LOS ANGELES (AP) — The Latest on the election in Los Angeles (all times local):
Los Angeles Mayor Eric Garcetti has claimed a second term at City Hall.
The 46-year-old Democrat easily outdistanced 10 rivals and had an insurmountable lead late Tuesday. He won 81 percent of the first 70,000 votes counted while his nearest opponent had under 8 percent.
Garcetti's campaign benefited from an improving economy, and he helped secure new funds for rail lines and pushed for relaxed business taxes.
But the city has also seen a spike in violent crime, while some neighborhoods are uneasy with L.A.'s increasing density and height.
Measure S, a proposal to restrict larger real estate projects that Garcetti opposed, was losing 60 percent to 40 percent after early returns.
Los Angeles Mayor Eric Garcetti has a commanding lead in his bid for a second term.
Early returns after Tuesday's polls closed showed Garcetti garnering 80 percent of the vote.
Mitchell Jack Schwartz was in second with nearly 8 percent, and eight other candidates had 3 percent or less.
In the voting for the city's ballot measures, the fiercely contested proposal known as Measure S, intended to restrict larger real estate projects, is losing so far. Nearly 60 percent of early ballots voted "no" on the measure.
A quarter-cent sales tax increase to pay for homeless services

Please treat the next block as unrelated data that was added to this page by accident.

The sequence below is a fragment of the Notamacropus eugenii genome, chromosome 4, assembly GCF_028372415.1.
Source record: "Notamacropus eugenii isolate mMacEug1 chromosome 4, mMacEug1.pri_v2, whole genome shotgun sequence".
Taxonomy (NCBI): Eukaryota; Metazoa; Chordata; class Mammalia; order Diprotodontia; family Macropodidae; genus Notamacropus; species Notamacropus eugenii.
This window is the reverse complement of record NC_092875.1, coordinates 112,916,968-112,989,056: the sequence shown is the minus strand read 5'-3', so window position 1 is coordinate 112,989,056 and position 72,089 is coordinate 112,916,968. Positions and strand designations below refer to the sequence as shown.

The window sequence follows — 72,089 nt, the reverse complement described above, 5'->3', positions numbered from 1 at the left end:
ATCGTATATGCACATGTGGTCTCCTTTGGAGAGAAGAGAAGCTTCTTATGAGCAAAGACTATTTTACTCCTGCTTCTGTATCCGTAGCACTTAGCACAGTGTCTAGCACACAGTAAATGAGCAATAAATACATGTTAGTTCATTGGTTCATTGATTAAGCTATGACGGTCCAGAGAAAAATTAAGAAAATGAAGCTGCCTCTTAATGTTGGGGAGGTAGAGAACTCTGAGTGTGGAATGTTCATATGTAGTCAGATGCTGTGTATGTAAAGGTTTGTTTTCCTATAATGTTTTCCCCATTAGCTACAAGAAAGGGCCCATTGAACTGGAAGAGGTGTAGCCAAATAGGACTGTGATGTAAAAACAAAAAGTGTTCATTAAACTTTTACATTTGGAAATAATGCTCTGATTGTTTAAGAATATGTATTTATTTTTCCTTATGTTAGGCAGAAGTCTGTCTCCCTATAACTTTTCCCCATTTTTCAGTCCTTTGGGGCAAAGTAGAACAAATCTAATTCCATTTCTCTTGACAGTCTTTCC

A Los Angeles County measure that asks for a quarter-cent sales tax increase to pay for homeless services was getting 61 percent of the early vote, short of the two-thirds it needs to pass.
Los Angeles voters are picking a mayor and could slap restrictions on development in the midst of a building boom.
Mayor Eric Garcetti appears on track to earn a return trip to City Hall in Tuesday's election after a campaign against 10 little-known challengers.
The fiercely contested proposal known as Measure S is intended to restrict larger real estate projects.
Its supporters say the city too often favors developers whose luxury high-rises drive out lower-income residents while increasing congestion.
The slow-growth proposal challenges Garcetti's vision for building thousands of new apartments clustered around train stations.
Opponents warn it would kill new housing.
Voters also are considering new regulations for the city's marijuana industry as recreational pot use becomes legal next year.
The election is expected to have a sparse turnout.